I should be grateful I haven’t reached my breaking point. Should be. I think I’ve been broken repeatedly. My breaking point keeps getting reset to something more devastating. I should be glad it’s “only” hair. Again, should be. I am, but it’s my hair. Without it, sensitive comments absorb more quickly though my scalp and go straight to my emotions. I should remember it will grow back. Another should. I was without it for years the last time. This is now one more uncertainty in my life. Yes, I have bigger worries. I know I don’t need it, and I know others have been where I am, but I still need to hear I am heard. I need that ounce of validation that my tears and grief are validated. I need a little grace in my world where I don’t feel much.
I felt anger with this development of noticeable hair loss. I felt angry that I looked sick. I felt angry that the cold cap hasn’t worked better for me. I felt angry this happened again. And I still feel angry at comments that have come and will come from others. To be blunt, there is understandable ignorance from those who have never experienced chemo induced hair loss. I carry the burden of a teacher in how I choose to respond to well intentioned, yet ignorant, comments such as: It’s just hair. It will grow back. You have a wig. You look good. I know all this. It’s just hair and it’s not. I do look good in my wigs. It doesn’t mean I want to wear them. A part of me would LOVE to request that people forego coloring their hair. This raised such distress early on in the coronavirus lockdown. Maybe everyone I know needs to shave their head and keep shaving it to experience an inkling of what is one of the most emotional side effects from chemotherapy. Would those actions help me? Mmmmm . . . maybe.
Maybe, maybe, maybe.
People would sooner have regular colonoscopies.
There is such attachment to our outward appearance. Even to temporarily let go of that with what would be a selfish suggestion on my part would provoke instant emotional resistance at the possibility of not having hair for a relatively short period of time. No, I don’t expect anyone to embrace gray or baldness to prove anything to me. It still would not be the same. Just my ego acting out.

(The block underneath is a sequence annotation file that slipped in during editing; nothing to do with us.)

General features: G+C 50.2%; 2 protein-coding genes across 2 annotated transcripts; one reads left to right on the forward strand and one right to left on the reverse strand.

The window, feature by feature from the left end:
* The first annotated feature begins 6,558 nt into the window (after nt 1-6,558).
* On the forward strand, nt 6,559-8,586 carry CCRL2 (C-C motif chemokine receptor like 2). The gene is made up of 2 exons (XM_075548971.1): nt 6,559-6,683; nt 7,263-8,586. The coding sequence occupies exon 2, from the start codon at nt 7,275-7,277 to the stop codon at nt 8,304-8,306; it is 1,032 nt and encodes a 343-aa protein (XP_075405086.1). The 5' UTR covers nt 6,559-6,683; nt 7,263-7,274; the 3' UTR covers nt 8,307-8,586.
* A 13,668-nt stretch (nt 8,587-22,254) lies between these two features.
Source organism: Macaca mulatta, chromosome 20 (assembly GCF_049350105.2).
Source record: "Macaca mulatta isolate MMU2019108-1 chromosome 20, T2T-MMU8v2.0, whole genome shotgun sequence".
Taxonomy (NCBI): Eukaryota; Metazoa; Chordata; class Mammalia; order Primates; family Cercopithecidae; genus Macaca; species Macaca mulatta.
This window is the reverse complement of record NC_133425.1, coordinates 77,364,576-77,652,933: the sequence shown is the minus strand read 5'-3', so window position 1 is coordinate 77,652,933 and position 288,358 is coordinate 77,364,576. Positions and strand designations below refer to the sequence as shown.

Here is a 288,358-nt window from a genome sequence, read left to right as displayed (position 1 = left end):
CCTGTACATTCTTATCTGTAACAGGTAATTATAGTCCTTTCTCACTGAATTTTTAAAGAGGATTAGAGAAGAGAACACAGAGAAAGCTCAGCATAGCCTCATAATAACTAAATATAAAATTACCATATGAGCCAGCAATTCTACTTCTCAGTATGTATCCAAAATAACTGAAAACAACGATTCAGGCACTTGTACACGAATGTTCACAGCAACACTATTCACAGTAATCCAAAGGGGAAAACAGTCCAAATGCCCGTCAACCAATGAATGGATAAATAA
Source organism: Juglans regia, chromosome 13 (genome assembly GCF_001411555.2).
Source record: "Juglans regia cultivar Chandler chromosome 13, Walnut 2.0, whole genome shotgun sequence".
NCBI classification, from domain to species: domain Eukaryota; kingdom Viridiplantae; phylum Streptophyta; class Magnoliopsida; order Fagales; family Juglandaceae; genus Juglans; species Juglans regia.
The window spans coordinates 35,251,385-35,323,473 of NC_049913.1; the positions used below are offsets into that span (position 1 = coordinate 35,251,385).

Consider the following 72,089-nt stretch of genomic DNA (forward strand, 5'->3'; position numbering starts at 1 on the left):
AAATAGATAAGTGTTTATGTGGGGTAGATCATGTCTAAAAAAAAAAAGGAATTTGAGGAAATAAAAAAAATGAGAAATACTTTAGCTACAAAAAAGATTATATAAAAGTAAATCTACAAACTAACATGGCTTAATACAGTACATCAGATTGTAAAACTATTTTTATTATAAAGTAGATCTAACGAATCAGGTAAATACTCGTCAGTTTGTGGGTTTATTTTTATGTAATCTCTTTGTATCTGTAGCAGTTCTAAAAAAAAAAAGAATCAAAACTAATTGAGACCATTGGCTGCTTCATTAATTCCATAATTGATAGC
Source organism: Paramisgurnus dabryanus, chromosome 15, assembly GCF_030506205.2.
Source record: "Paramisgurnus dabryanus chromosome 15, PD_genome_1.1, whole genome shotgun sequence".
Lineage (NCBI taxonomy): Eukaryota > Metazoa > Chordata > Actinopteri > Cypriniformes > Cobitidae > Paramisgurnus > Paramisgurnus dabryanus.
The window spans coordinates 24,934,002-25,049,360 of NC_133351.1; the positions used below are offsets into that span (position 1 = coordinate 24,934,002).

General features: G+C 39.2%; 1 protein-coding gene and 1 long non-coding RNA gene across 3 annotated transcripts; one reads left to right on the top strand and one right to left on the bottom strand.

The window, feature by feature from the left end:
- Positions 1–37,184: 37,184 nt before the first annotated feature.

At this point in May, I’ve lost about 75% of my hair. I’ve opted for a short cut to take off the stringy strands that made me look sick and unhealthy. It’s more of an even cut and will support a better look as hair continues to fill in. I also colored it on my own a few days after the cut. Both are not to be done while cold capping because of the added stress it puts on the follicles. Big shock that I went against recommendations. It just isn’t realistic for me not to ever cut or color it again because treatment isn’t going to end for me.
That’s the update. I am a supporter of using a cold cap if it is an option for you. It digressed and wrote a fair bit about my hair and hair loss. They go hand in hand. The first photo was before Taxol took a toll. The middle photo doesn’t quite do justice to my daily look. Even in this photo, I was finger styling it and moving more of it to the front so it looked like I had more. I feel very comfortable with my short cut and I’m happy enough with this look.
We all need support when we’re down, upset, or frustrated. It can be an offer to talk where one person truly listens. It can be an empathetic comment where there is no attempt to fix anything. Sometimes an emoji is enough to convey what words miss. I find regular texts from a couple friends reassuring that someone cares. What words are supportive? I hear you. You are not alone.